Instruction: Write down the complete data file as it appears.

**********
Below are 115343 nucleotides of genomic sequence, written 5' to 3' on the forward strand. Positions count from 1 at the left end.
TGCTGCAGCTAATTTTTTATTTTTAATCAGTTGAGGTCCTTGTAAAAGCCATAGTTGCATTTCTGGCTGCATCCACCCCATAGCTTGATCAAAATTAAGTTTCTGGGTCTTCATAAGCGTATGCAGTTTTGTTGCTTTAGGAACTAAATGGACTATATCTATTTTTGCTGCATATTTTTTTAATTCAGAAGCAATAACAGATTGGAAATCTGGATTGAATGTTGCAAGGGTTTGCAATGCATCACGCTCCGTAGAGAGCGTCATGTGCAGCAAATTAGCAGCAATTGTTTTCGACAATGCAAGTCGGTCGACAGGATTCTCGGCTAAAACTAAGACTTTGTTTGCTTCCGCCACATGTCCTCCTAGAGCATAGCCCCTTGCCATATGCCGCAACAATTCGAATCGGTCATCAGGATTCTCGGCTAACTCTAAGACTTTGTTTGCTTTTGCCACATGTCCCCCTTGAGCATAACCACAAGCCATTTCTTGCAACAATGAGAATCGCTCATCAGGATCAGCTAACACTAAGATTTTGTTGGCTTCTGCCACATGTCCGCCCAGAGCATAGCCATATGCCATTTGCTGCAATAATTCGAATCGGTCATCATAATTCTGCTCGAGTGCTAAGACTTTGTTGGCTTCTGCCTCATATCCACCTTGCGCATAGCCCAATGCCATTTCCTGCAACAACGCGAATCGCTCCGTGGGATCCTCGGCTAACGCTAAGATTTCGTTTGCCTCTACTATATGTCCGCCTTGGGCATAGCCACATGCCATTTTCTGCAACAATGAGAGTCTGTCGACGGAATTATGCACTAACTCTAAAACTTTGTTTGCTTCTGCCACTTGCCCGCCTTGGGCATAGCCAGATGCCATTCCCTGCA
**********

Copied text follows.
Below are 115343 nucleotides of genomic sequence, written 5' to 3' on the forward strand. Positions count from 1 at the left end.
TGCTGCAGCTAATTTTTTATTTTTAATCAGTTGAGGTCCTTGTAAAAGCCATAGTTGCATTTCTGGCTGCATCCACCCCATAGCTTGATCAAAATTAAGTTTCTGGGTCTTCATAAGCGTATGCAGTTTTGTTGCTTTAGGAACTAAATGGACTATATCTATTTTTGCTGCATATTTTTTTAATTCAGAAGCAATAACAGATTGGAAATCTGGATTGAATGTTGCAAGGGTTTGCAATGCATCACGCTCCGTAGAGAGCGTCATGTGCAGCAAATTAGCAGCAATTGTTTTCGACAATGCAAGTCGGTCGACAGGATTCTCGGCTAAAACTAAGACTTTGTTTGCTTCCGCCACATGTCCTCCTAGAGCATAGCCCCTTGCCATATGCCGCAACAATTCGAATCGGTCATCAGGATTCTCGGCTAACTCTAAGACTTTGTTTGCTTTTGCCACATGTCCCCCTTGAGCATAACCACAAGCCATTTCTTGCAACAATGAGAATCGCTCATCAGGATCAGCTAACACTAAGATTTTGTTGGCTTCTGCCACATGTCCGCCCAGAGCATAGCCATATGCCATTTGCTGCAATAATTCGAATCGGTCATCATAATTCTGCTCGAGTGCTAAGACTTTGTTGGCTTCTGCCTCATATCCACCTTGCGCATAGCCCAATGCCATTTCCTGCAACAACGCGAATCGCTCCGTGGGATCCTCGGCTAACGCTAAGATTTCGTTTGCCTCTACTATATGTCCGCCTTGGGCATAGCCACATGCCATTTTCTGCAACAATGAGAGTCTGTCGACGGAATTATGCACTAACTCTAAAACTTTGTTTGCTTCTGCCACTTGCCCGCCTTGGGCATAGCCAGATGCCATTCCCTGCA